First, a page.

The Empty Home Tax is  here! (Time sensitive information)

According to the 2016 census, there are 25,502 unoccupied or empty homes in the City of Vancouver, while the rental vacancy rate is less than one per cent. Part of the empty-home issue is a result of speculative buying. Many neighbourhoods in the City of Vancouver are being affected and transformed by it.  For example, according to the census, Coal Harbour is one of the most affected areas in the city with 22.2 per-cent empty homes.

In November 2016, the City decided to tackle the problem and approved the Empty Home Tax, which comes into effect in less than 10 days on February 2.  The goal of this tax is to force owners to put in the long-term rental markets those homes to avoid paying the tax and increase the extremely low rental vacancy rate, which was 0.9 per cent during 2017.

If you own a home in the City of Vancouver, regardless if it is occupied or not, you have to submit your 2017 Empty Homes Tax declaration to determine if your property is subject to the Empty Home Tax.

Property owners who don’t declare by February 2, 2018 will have their property declared vacant, will be fined $250 and will have to pay the tax at a rate of one percent of the property’s assessed taxable value. The declaration can be submitted online.

What properties are not subject to the tax?
  • The homes used as a principal residence by the owner, his/her family, or a friend for at least six months of the current year.
  • The homes rented for at least six months of the current year, in periods of 30 or more consecutive days.
  • Meeting the criteria for one of the exceptions, such as the owner is in care (hospital or supportive care facility), it is an estate of a deceased, the property is undergoing redevelopment or major renovations or the strata has rental restrictions. To learn more about exceptions of the Empty Home Tax, click here.

As of last week, 62 per cent, or 116,000 property owners had made their declarations. The city says it will release the number of declared vacant properties later this year. The tax is due by April 16, 2018. Owners who make false declarations will face fines up to $10,000 a day, not including the tax.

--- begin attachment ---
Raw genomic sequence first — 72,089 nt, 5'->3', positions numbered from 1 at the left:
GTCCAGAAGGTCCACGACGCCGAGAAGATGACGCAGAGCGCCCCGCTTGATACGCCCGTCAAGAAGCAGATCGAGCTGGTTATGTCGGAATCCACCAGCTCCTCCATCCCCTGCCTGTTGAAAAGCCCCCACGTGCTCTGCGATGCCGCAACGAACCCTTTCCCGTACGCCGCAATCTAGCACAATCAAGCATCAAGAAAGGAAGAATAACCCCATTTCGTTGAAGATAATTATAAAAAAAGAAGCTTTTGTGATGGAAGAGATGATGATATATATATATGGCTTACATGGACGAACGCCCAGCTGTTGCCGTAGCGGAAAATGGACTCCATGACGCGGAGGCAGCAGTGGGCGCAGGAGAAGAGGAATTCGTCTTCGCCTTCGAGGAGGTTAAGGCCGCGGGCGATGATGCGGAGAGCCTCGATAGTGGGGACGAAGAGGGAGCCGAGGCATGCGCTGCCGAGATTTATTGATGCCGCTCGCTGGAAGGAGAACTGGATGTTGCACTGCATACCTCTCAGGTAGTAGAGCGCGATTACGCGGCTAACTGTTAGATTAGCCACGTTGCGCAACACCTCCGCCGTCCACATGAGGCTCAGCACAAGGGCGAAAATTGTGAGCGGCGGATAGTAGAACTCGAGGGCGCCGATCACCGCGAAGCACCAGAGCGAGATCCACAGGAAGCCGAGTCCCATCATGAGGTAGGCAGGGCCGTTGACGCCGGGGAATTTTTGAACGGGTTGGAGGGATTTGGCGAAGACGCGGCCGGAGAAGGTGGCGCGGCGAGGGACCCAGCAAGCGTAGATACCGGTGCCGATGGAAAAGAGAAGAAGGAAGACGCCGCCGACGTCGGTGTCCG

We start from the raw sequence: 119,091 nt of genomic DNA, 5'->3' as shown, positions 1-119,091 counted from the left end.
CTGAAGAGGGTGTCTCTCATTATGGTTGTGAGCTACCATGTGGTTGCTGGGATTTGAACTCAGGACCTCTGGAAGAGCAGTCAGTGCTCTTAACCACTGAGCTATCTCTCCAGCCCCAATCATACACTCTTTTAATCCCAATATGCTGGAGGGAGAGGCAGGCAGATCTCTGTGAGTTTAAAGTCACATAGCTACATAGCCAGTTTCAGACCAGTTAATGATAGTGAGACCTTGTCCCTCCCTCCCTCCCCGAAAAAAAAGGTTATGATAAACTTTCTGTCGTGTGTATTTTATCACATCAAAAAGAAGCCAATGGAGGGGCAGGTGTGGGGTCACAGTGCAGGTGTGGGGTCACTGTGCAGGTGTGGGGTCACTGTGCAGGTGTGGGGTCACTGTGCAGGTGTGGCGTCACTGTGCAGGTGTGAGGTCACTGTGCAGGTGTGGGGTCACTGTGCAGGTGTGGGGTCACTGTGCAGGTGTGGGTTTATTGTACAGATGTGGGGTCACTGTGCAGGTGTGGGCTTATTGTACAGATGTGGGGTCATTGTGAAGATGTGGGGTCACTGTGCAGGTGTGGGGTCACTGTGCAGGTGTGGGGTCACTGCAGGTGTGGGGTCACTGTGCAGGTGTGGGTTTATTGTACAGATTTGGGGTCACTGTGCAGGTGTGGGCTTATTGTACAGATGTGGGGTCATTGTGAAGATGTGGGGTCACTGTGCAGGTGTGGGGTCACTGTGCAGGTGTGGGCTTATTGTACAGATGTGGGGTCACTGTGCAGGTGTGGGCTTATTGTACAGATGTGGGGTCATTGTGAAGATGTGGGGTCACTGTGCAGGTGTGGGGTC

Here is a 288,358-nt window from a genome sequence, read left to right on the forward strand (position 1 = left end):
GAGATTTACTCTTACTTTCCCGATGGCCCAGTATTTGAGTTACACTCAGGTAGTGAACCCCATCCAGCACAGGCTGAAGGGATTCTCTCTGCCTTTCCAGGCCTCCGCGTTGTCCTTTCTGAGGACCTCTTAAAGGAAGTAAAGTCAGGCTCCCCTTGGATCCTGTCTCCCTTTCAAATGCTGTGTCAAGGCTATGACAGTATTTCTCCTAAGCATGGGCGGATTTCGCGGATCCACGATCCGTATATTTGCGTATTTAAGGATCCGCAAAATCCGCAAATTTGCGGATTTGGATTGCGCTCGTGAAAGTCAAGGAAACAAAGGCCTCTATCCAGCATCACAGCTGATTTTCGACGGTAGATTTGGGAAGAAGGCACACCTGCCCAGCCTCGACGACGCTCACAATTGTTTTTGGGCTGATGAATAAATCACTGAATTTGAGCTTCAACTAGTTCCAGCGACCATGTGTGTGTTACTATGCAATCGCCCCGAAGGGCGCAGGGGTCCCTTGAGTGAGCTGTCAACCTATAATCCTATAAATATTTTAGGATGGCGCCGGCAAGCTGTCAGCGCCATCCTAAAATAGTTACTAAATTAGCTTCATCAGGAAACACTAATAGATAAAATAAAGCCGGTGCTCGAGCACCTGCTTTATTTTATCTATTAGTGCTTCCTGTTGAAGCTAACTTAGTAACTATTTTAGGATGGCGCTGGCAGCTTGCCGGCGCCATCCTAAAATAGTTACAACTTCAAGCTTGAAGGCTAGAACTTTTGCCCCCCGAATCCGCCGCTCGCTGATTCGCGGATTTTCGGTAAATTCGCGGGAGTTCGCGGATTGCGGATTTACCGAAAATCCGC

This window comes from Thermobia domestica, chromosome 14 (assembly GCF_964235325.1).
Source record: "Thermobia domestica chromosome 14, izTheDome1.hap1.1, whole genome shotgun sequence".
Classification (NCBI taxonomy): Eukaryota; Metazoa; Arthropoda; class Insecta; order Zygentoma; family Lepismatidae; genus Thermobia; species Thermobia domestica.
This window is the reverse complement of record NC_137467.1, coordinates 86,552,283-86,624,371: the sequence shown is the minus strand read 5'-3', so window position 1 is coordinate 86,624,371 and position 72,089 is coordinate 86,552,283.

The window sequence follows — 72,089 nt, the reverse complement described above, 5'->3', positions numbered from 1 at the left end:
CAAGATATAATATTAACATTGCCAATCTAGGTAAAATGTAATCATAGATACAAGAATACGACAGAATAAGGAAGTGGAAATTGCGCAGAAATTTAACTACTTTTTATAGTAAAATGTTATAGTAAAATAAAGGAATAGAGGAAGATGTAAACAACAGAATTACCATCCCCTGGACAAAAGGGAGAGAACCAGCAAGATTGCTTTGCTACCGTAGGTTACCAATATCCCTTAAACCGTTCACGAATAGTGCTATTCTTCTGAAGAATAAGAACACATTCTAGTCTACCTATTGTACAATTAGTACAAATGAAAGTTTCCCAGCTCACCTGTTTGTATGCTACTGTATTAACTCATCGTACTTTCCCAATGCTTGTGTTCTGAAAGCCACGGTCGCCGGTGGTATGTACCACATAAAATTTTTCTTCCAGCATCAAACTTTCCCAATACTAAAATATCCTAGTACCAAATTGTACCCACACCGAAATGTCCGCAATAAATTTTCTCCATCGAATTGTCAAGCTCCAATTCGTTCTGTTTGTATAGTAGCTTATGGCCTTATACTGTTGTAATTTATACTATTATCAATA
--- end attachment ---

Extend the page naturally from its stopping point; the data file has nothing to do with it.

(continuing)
Could the Empty Home Tax be replicated on the North Shore?

While our area’s problems differ from those of the City of Vancouver, the 2016 census also shined a light on the amount of homes sitting empty on the North Shore, a total of 5,005 vacant properties. The District of West Vancouver is the area with the highest rate of empty houses with 1,716 or 9.2 per cent, followed by the City of North Vancouver with 1,781 units or 6.7 per cent and the District of North Vancouver with 1,508 units or 4.65 per cent.

According to the North Shore Community Resources’ Community Housing Action Committee numbers are significant enough to indicate there is an empty home issue in the three municipalities. A hurdle that needs to be taken into consideration is that under current provincial law only the City of Vancouver has the legal authority to create an empty home tax. Municipalities will need to lobby the provincial government to amend the law and allow them to create such tax. However, I do believe there is a high chance that every city council in our area is taking a wait-and-see approach to the City of Vancouver’s initiative

.Are you thinking of selling or buying your home on the North Shore? I’d love to talk about the opportunities in our local real estate market. Contact me here.